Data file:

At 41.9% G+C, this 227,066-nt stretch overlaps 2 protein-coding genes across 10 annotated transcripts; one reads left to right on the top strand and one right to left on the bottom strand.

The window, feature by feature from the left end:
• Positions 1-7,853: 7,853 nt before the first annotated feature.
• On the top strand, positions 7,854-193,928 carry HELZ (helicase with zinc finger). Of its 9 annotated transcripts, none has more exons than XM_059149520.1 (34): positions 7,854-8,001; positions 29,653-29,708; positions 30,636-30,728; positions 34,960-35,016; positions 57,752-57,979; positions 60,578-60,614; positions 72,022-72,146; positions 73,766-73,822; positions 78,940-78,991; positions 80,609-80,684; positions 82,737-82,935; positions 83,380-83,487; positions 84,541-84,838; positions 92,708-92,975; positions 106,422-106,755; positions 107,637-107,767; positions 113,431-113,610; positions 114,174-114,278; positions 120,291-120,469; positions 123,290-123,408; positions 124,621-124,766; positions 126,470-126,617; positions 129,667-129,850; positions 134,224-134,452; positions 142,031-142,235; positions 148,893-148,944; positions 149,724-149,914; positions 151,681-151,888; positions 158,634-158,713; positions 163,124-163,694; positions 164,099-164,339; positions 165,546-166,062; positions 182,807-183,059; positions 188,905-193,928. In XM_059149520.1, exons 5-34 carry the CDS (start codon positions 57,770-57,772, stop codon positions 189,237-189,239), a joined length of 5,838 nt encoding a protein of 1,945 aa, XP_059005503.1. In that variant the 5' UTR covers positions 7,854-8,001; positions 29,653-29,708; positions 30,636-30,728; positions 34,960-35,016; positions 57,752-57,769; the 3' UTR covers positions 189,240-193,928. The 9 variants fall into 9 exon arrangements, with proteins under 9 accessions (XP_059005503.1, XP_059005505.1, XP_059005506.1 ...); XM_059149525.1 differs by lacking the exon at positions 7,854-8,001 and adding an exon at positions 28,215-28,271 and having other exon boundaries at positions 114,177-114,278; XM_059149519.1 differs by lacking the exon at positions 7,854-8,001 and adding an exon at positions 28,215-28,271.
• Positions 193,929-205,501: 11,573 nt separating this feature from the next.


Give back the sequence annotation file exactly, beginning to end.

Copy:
At 41.9% G+C, this 227,066-nt stretch overlaps 2 protein-coding genes across 10 annotated transcripts; one reads left to right on the top strand and one right to left on the bottom strand.

The window, feature by feature from the left end:
• Positions 1-7,853: 7,853 nt before the first annotated feature.
• On the top strand, positions 7,854-193,928 carry HELZ (helicase with zinc finger). Of its 9 annotated transcripts, none has more exons than XM_059149520.1 (34): positions 7,854-8,001; positions 29,653-29,708; positions 30,636-30,728; positions 34,960-35,016; positions 57,752-57,979; positions 60,578-60,614; positions 72,022-72,146; positions 73,766-73,822; positions 78,940-78,991; positions 80,609-80,684; positions 82,737-82,935; positions 83,380-83,487; positions 84,541-84,838; positions 92,708-92,975; positions 106,422-106,755; positions 107,637-107,767; positions 113,431-113,610; positions 114,174-114,278; positions 120,291-120,469; positions 123,290-123,408; positions 124,621-124,766; positions 126,470-126,617; positions 129,667-129,850; positions 134,224-134,452; positions 142,031-142,235; positions 148,893-148,944; positions 149,724-149,914; positions 151,681-151,888; positions 158,634-158,713; positions 163,124-163,694; positions 164,099-164,339; positions 165,546-166,062; positions 182,807-183,059; positions 188,905-193,928. In XM_059149520.1, exons 5-34 carry the CDS (start codon positions 57,770-57,772, stop codon positions 189,237-189,239), a joined length of 5,838 nt encoding a protein of 1,945 aa, XP_059005503.1. In that variant the 5' UTR covers positions 7,854-8,001; positions 29,653-29,708; positions 30,636-30,728; positions 34,960-35,016; positions 57,752-57,769; the 3' UTR covers positions 189,240-193,928. The 9 variants fall into 9 exon arrangements, with proteins under 9 accessions (XP_059005503.1, XP_059005505.1, XP_059005506.1 ...); XM_059149525.1 differs by lacking the exon at positions 7,854-8,001 and adding an exon at positions 28,215-28,271 and having other exon boundaries at positions 114,177-114,278; XM_059149519.1 differs by lacking the exon at positions 7,854-8,001 and adding an exon at positions 28,215-28,271.
• Positions 193,929-205,501: 11,573 nt separating this feature from the next.